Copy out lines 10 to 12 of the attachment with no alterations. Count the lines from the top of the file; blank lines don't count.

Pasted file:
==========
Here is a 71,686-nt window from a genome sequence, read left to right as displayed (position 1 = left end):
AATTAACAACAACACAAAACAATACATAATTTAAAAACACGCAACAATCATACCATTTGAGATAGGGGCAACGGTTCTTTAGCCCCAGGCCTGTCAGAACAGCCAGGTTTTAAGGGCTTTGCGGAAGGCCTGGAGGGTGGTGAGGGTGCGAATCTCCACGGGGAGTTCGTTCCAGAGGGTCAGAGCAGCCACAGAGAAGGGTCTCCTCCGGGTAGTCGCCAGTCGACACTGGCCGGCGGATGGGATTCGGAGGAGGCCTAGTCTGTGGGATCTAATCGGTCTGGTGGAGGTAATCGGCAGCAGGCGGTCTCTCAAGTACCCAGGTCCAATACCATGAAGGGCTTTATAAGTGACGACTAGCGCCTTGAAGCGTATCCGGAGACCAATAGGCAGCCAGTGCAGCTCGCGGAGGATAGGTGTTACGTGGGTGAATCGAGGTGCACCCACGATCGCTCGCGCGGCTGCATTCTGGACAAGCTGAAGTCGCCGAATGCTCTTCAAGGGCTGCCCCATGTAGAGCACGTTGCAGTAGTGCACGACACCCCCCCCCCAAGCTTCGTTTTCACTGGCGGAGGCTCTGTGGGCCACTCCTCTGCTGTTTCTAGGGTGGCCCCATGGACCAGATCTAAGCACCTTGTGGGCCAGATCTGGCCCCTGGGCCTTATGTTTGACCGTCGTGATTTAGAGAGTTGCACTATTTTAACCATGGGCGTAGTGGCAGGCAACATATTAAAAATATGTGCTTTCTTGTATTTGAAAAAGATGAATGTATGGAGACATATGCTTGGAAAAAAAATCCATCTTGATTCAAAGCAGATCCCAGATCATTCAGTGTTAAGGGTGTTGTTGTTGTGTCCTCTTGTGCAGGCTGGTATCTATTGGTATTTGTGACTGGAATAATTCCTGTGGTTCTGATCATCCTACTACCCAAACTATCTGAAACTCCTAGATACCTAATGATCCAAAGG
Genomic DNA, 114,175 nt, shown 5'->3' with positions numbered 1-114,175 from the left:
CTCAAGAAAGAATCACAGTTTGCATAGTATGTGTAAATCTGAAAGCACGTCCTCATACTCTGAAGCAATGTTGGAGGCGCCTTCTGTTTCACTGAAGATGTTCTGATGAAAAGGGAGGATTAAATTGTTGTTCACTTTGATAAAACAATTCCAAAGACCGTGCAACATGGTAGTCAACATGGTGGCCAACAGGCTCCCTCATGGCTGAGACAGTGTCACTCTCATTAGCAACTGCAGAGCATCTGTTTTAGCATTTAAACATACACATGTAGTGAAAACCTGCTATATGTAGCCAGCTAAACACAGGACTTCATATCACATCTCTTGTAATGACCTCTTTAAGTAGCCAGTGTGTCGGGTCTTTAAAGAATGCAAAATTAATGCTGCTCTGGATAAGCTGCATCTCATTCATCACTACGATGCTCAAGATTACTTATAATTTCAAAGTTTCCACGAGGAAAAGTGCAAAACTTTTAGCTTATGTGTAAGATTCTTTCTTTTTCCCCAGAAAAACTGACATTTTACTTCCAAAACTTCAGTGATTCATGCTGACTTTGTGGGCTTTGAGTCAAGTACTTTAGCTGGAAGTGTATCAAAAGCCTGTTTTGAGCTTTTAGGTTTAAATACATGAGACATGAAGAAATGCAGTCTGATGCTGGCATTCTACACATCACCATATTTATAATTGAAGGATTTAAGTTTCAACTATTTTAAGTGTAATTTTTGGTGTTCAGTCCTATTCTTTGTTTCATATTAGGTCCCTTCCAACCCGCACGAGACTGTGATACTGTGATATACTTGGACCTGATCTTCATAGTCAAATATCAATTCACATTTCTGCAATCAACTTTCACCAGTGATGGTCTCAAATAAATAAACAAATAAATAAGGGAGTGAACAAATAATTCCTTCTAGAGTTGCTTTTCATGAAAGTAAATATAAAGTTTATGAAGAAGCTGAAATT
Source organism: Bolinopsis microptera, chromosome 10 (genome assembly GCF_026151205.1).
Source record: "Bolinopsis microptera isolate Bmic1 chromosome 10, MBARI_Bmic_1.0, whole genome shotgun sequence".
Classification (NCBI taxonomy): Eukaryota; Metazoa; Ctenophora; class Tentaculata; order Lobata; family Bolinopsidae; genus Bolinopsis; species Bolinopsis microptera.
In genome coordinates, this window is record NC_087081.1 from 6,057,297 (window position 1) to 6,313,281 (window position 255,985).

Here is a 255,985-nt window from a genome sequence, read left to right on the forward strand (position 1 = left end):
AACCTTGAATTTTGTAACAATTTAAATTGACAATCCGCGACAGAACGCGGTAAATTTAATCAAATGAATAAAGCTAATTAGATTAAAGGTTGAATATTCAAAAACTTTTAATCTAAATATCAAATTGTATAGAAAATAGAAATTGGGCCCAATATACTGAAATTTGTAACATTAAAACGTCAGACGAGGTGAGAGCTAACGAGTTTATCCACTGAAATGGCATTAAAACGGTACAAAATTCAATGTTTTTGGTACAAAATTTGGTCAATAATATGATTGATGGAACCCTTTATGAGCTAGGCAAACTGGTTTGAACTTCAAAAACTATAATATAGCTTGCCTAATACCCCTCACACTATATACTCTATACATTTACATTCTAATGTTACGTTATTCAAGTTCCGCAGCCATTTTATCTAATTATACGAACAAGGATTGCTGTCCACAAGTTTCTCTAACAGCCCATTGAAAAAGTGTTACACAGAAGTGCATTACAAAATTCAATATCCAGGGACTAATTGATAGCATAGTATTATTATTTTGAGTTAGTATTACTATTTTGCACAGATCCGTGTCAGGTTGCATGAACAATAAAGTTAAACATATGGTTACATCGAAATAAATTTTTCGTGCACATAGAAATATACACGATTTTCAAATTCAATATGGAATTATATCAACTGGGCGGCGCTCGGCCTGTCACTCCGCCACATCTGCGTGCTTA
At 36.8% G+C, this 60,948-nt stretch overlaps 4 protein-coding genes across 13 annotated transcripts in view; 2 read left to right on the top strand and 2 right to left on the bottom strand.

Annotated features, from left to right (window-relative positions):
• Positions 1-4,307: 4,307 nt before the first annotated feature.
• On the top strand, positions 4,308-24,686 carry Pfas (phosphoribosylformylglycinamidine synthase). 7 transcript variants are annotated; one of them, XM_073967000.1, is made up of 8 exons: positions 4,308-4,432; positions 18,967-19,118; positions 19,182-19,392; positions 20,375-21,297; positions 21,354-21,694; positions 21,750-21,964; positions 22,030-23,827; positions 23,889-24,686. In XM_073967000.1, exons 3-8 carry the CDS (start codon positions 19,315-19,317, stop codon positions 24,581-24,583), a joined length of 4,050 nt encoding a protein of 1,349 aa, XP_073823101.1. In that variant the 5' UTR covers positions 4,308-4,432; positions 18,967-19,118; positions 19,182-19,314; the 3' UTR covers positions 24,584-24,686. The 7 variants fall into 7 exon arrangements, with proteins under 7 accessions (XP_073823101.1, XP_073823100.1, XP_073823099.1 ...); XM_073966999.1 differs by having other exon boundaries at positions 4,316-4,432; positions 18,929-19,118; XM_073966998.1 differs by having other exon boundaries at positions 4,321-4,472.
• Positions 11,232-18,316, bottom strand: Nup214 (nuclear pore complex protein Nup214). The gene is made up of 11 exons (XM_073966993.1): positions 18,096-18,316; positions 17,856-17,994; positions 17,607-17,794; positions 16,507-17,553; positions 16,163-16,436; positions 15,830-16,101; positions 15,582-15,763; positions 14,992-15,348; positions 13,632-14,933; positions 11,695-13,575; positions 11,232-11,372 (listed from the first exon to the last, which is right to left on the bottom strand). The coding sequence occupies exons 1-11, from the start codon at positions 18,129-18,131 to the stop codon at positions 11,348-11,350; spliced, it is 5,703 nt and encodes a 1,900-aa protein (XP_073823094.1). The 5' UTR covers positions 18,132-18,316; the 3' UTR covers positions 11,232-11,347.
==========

AACCTTGAATTTTGTAACAATTTAAATTGACAATCCGCGACAGAACGCGGTAAATTTAATCAAATGAATAAAGCTAATTAGATTAAAGGTTGAATATTCAAAAACTTTTAATCTAAATATCAAATTGTATAGAAAATAGAAATTGGGCCCAATATACTGAAATTTGTAACATTAAAACGTCAGACGAGGTGAGAGCTAACGAGTTTATCCACTGAAATGGCATTAAAACGGTACAAAATTCAATGTTTTTGGTACAAAATTTGGTCAATAATATGATTGATGGAACCCTTTATGAGCTAGGCAAACTGGTTTGAACTTCAAAAACTATAATATAGCTTGCCTAATACCCCTCACACTATATACTCTATACATTTACATTCTAATGTTACGTTATTCAAGTTCCGCAGCCATTTTATCTAATTATACGAACAAGGATTGCTGTCCACAAGTTTCTCTAACAGCCCATTGAAAAAGTGTTACACAGAAGTGCATTACAAAATTCAATATCCAGGGACTAATTGATAGCATAGTATTATTATTTTGAGTTAGTATTACTATTTTGCACAGATCCGTGTCAGGTTGCATGAACAATAAAGTTAAACATATGGTTACATCGAAATAAATTTTTCGTGCACATAGAAATATACACGATTTTCAAATTCAATATGGAATTATATCAACTGGGCGGCGCTCGGCCTGTCACTCCGCCACATCTGCGTGCTTA
At 36.8% G+C, this 60,948-nt stretch overlaps 4 protein-coding genes across 13 annotated transcripts in view; 2 read left to right on the top strand and 2 right to left on the bottom strand.

Annotated features, from left to right (window-relative positions):